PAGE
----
As EU threatens trade retaliation, Brazil sends army to fight Amazon fires
European leaders on Friday threatened to tear up a trade deal with South America, reflecting growing international anger at Brazil as a record number of fires in the Amazon rainforest intensified an unfolding environmental crisis.
Amid a global chorus of concern and condemnation, Brazil’s right-wing President Jair Bolsonaro pledged in an address to the nation to mobilize the army to help combat the blazes, while his administration launched a diplomatic charm offensive to try to mend bridges overseas.
Forest fires in the Brazilian Amazon, which accounts for more than half of the world’s largest rainforest, have surged in number by 83% this year, according to government data, destroying vast swathes of a vital bulwark against global climate change.
French President Emmanuel Macron called for G7 leaders to discuss the environmental crisis in Brazil at a summit this weekend in the French coastal resort of Biarritz. Both France and Ireland threatened to oppose an EU trade deal struck in June with a regional South American bloc following Brazil’s response.
Images of fires raging in the Amazon broadcast around the globe sparked protests outside Brazilian embassies from Mexico City and Lima to London and Paris.
In the Cypriot capital Nicosia, a sign tied to the railings of Brazil’s diplomatic mission read: “The Amazon belongs to Earth not to the Brazilian president.”
Bolsonaro, who initially accused non-governmental organizations of setting the forest on fire without providing any evidence, said in a televised address he had authorized the use of troops to fight the fires and stop illegal deforestation in the Amazon.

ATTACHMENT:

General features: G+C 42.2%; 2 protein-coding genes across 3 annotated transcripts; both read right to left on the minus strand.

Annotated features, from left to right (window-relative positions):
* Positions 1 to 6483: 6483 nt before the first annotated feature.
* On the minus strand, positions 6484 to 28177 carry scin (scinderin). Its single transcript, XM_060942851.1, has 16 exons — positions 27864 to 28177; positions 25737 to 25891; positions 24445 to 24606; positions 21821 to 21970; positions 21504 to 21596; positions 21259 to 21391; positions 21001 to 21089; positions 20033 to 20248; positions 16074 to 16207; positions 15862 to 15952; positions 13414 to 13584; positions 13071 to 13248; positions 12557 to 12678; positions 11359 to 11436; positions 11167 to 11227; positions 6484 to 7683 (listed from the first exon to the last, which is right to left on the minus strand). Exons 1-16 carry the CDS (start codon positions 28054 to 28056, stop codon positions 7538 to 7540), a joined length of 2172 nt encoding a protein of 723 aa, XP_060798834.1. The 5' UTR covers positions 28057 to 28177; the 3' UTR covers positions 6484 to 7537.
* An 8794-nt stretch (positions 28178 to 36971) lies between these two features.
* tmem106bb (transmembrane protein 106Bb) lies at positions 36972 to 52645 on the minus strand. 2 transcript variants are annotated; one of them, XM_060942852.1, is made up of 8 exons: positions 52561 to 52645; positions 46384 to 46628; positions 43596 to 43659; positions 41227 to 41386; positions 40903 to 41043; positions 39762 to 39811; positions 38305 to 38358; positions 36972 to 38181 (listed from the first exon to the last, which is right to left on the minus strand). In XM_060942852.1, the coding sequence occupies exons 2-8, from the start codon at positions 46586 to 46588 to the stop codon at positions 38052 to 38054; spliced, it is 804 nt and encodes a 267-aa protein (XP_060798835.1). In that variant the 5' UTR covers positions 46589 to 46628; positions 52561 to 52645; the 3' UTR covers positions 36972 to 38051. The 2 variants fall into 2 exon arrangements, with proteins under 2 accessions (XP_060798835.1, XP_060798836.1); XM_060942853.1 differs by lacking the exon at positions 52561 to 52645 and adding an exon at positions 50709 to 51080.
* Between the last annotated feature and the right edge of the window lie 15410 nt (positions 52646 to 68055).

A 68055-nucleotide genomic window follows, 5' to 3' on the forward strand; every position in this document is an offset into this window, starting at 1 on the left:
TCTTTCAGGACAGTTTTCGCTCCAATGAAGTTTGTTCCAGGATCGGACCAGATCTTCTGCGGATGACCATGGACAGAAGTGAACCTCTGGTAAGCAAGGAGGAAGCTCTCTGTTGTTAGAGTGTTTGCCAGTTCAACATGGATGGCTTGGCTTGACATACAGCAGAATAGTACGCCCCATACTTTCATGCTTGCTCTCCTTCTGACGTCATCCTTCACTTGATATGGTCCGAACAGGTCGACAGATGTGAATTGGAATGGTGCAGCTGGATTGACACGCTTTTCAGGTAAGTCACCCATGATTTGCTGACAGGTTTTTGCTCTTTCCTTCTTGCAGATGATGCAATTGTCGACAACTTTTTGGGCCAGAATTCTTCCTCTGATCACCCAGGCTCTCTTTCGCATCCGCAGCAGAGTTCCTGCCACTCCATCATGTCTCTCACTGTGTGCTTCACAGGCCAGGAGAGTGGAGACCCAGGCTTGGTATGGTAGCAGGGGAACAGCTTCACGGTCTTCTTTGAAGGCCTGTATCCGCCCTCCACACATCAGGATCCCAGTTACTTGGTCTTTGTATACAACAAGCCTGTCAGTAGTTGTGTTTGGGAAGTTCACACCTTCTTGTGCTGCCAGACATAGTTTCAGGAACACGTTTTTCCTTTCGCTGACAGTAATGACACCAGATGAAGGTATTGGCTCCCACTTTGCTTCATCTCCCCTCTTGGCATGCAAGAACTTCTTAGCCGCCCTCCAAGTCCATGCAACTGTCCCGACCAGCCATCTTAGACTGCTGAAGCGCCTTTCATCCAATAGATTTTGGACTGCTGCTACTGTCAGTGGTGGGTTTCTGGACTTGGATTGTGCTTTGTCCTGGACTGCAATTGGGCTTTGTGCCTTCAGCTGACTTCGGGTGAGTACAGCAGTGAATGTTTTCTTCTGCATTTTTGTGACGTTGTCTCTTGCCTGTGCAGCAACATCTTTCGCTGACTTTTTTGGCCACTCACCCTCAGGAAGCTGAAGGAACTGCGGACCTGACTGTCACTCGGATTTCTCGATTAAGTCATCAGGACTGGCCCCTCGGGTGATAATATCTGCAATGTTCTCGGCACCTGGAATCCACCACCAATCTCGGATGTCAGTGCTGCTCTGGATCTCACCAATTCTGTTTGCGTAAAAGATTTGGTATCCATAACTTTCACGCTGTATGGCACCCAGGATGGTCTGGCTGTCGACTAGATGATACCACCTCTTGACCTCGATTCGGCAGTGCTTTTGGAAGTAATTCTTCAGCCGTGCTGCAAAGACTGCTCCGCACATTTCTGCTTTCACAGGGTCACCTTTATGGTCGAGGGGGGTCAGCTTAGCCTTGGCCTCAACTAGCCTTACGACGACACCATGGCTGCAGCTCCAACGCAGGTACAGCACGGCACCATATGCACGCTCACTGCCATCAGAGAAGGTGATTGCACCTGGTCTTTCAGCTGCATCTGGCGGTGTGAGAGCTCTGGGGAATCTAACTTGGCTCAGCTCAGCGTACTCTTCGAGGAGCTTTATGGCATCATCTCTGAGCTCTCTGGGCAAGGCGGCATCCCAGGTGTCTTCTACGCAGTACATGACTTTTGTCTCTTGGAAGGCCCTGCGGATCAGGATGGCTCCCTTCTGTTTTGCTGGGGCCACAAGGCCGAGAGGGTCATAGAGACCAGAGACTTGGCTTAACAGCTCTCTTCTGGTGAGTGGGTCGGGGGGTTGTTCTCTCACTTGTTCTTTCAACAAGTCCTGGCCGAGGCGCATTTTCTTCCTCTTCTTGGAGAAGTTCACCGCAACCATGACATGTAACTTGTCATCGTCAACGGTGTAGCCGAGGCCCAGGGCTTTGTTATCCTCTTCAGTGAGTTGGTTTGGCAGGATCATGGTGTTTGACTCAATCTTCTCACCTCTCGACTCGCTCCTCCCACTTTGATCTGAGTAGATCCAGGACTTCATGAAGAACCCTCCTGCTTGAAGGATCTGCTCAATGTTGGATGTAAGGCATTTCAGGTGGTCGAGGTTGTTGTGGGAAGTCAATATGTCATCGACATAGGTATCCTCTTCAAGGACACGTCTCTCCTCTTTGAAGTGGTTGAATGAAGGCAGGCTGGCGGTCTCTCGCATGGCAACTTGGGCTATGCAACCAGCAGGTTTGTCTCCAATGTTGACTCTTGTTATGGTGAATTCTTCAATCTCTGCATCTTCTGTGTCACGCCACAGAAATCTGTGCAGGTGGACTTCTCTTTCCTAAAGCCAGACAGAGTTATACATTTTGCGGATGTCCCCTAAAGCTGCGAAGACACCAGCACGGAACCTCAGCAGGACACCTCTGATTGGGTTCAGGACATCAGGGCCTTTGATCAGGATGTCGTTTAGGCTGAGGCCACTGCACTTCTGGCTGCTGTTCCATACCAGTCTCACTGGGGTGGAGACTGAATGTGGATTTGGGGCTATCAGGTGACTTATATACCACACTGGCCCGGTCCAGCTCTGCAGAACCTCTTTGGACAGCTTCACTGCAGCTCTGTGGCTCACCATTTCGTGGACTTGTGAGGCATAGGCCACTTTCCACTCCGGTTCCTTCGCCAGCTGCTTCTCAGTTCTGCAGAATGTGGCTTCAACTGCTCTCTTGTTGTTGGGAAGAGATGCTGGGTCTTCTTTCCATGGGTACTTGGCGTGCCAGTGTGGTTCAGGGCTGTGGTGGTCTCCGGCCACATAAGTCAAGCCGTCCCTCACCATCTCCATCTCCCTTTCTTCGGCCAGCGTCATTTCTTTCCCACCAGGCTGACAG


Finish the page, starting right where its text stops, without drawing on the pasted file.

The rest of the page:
But the former military officer attributed the scale of the fires to dryer-than-average weather and insisted on the need for economic development of the Amazon to improve the lives of its 20 million inhabitants.
Environmentalists have warned that his controversial plans for more agriculture and mining in the region will speed up deforestation.
“We have to give the population the opportunity to develop and my government is working for that, with zero tolerance for crime - and that is no different for the environment,” Bolsonaro said in his televised speech.
Polls show Brazilians overwhelmingly oppose his policy on the environment and as he spoke to the nation, residents in large cities across Brazil banged on pots and pans in a traditional Latin American form of protest.
U.S. President Donald Trump - whose skeptical views on climate change Bolsonaro shares - called the Brazilian president to offer help, if needed, in dealing with the wildfires.
“I told him if the United States can help with the Amazon rainforest fires, we stand ready to assist!” Trump said in a post on Twitter.
G7 SET TO DISCUSS FIRES
The wildfires now look set to be discussed at the summit of G7 leaders in France this weekend, where Macron has called for leaders to sign a charter to protect biodiversity. The French leader said an “ecocide” was taking place in the Amazon that required an international response.
British Prime Minister Boris Johnson tweeted that the fires were “not only heartbreaking, they are an international crisis,” while a spokeswoman said Johnson would use the summit to call for a renewed focus on protecting nature.
France and Ireland said on Friday they would now oppose the E.U.-Mercosur farming deal struck in June between the European Union and the Mercosur countries of Brazil, Argentina, Uruguay and Paraguay.
The French president’s office accused Bolsonaro of lying when he downplayed concerns over climate change at the G20 summit in June.
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